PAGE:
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Fixing The Agency Disconnect Between Search & Display Buyers

It is my sincere hope that at some point during the holiday season, the people who work on search at various digital agencies have had an opportunity to meet the people who work on display ads. Because the likelihood is, whether it was at the company holiday party or even over fruitcake and eggnog at the coffee machine, they haven’t worked together much. Therein lies the main challenge for the digital teams in 2012.

In my experience there are digital agencies that have excellent, skilled people working on search. Somewhere in close proximity there is an excellent, skilled colleague or even a whole team working on display. Each has useful and plentiful data. Each buys performance-based media. This data possessed by the search team can help target display ads. Likewise, the data possessed by the display team… You get the picture.

My point here is that display and search have found a very profitable intersection, but to capitalize on the opportunity, these two teams need a stronger connection. Unlike traditional media such as TV and billboards, which are clearly used for brand awareness, digital channels have more crossovers between awareness and direct response (DR) strategies.

Data Sharing Can Drive Search & Display Strategies

Display and search - are search marketers becoming the new media planners

Display & search – Are search marketers becoming the new media planners?- Image by Chango

Today, with the copious amounts of data and inventory available in digital channels, there is more opportunity for digital strategies to be part of both the DR and branding camps.

In fact, search agencies have an excellent opportunity to expand their overall presence by combining search and display data. The underlying problem is the complete independence of the two functions within their walls, when they should be interdependent.

This interdependence will take some commitment at the C-level.

If they can get display and search teams working together, search agencies can influence “early funnel” purchase decisions. Data can inform creative. That way, a brand can hit different potential customers with different messages depending on their online behavior and stated preferences.

Additionally, by working more closely with display folks, search teams can expand their SEM campaigns, allowing them to increase scale and achieve more effective pricing by utilizing search data alongside display inventory.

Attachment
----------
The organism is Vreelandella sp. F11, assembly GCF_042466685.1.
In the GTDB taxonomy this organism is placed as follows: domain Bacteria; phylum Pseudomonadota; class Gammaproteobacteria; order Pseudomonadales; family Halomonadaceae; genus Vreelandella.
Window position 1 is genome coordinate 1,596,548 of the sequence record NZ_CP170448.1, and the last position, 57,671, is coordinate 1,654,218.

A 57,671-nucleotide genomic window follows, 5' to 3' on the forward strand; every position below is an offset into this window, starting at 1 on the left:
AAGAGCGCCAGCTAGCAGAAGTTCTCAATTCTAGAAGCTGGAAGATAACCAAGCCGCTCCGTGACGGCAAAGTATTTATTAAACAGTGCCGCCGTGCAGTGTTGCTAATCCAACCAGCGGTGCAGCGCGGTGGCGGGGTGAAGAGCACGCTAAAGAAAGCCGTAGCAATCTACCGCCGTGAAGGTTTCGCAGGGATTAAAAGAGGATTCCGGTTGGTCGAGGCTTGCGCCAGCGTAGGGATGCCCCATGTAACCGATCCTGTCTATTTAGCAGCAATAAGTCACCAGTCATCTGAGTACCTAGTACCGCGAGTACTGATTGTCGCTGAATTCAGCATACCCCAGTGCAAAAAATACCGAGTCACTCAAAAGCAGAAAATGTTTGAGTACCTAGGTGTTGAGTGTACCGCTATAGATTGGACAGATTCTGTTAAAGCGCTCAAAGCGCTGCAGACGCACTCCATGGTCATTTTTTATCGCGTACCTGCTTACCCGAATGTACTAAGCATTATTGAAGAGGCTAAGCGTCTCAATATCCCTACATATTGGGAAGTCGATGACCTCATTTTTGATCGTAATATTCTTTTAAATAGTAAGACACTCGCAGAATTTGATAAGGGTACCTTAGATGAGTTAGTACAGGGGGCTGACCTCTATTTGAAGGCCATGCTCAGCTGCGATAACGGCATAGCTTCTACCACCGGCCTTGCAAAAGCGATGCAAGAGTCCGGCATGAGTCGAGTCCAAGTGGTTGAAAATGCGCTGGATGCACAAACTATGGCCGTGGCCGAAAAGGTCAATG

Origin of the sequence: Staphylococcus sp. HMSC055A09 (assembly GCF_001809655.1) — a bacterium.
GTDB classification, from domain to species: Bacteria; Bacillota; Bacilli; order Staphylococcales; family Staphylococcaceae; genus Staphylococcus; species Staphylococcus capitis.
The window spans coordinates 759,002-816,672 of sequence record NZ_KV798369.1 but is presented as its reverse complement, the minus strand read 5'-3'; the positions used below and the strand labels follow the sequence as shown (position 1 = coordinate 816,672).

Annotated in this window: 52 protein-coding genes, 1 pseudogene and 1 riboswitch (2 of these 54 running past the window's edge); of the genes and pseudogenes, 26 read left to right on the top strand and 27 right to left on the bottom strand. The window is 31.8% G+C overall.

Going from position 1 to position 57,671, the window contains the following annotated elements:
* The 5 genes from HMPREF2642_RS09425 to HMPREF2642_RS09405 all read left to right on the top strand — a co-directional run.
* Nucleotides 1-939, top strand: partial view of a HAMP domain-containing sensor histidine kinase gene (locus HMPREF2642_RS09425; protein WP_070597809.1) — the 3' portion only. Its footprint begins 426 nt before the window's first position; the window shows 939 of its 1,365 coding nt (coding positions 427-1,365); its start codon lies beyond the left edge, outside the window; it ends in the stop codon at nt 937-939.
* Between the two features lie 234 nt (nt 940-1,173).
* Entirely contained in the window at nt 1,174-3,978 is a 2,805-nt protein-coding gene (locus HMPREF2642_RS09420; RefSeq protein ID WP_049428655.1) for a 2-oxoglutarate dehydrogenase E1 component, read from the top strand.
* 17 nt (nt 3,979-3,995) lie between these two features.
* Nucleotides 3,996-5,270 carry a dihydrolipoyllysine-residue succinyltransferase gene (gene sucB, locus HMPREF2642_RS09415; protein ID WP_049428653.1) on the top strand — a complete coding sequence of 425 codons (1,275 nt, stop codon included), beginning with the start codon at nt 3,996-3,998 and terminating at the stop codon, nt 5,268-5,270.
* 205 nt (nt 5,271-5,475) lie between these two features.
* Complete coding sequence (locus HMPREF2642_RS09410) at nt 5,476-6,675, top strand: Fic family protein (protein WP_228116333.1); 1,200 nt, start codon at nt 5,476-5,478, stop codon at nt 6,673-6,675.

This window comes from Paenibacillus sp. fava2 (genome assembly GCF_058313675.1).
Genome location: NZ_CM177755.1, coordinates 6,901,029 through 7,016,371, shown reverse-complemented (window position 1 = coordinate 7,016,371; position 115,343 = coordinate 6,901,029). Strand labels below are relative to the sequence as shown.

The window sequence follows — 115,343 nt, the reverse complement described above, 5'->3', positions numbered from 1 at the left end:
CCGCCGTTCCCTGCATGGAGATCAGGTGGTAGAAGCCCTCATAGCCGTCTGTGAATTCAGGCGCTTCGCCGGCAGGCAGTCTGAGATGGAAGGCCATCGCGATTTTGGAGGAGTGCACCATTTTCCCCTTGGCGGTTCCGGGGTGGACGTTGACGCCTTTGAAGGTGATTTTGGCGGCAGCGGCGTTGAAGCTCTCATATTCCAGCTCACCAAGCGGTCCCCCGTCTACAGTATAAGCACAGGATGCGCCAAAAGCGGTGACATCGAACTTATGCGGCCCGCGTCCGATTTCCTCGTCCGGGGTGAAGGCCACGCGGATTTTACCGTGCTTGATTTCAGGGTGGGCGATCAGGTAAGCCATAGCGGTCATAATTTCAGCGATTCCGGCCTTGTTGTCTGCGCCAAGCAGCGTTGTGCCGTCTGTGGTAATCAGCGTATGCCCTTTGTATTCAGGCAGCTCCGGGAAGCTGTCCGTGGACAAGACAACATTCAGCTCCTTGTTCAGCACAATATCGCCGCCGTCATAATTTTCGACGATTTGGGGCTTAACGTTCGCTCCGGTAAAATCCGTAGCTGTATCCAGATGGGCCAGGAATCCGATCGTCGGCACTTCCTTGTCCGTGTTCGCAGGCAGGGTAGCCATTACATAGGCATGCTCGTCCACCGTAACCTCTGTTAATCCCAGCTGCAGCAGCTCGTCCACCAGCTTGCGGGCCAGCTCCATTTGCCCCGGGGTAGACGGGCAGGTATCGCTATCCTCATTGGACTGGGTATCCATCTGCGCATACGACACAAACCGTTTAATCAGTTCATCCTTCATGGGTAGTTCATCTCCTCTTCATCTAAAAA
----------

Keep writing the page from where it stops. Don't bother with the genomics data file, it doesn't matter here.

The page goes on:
Search Retargeting Brings Both Sides Together

Today, display budgets are rising faster than search budgets. There’s a good reason for that. The dynamic creative technology described above makes display easier to optimize and still far less expensive  than the other 2012 hot spot, online video.

Search retargeting campaigns will be the intersection of the two. Search retargeting established itself as a display medium in 2011. It will prove to be the best intent-based media in 2012.

Get these two functions and teams working together and media plans will be tighter. A good media plan is not a boilerplate. There are multiple line items on any given media plan from search, display, retargeting, mobile and more.

However, if one channel works well, should you be buying on another?

For example, if search is giving off strong results, should you be utilizing digital display at all? And, if you are deploying a digital display strategy, where should you buy it? It has become more critical than ever to truly understand the foundation of all ad campaigns, the media plan.

In 2012, as brand awareness and direct response channels become blurred, agencies will become more interdependent. I predict that as technology gets smarter, so will agencies in the way that they strategically plan their clients’ budgets.

So enjoy the holidays, but make a New Year’s resolution to knock down the walls that separate your search and display teams. Chances are you’ll get the gift of better performance all year through.

Opinions expressed in this article are those of the guest author and not necessarily Search Engine Land. Staff authors are listed here.

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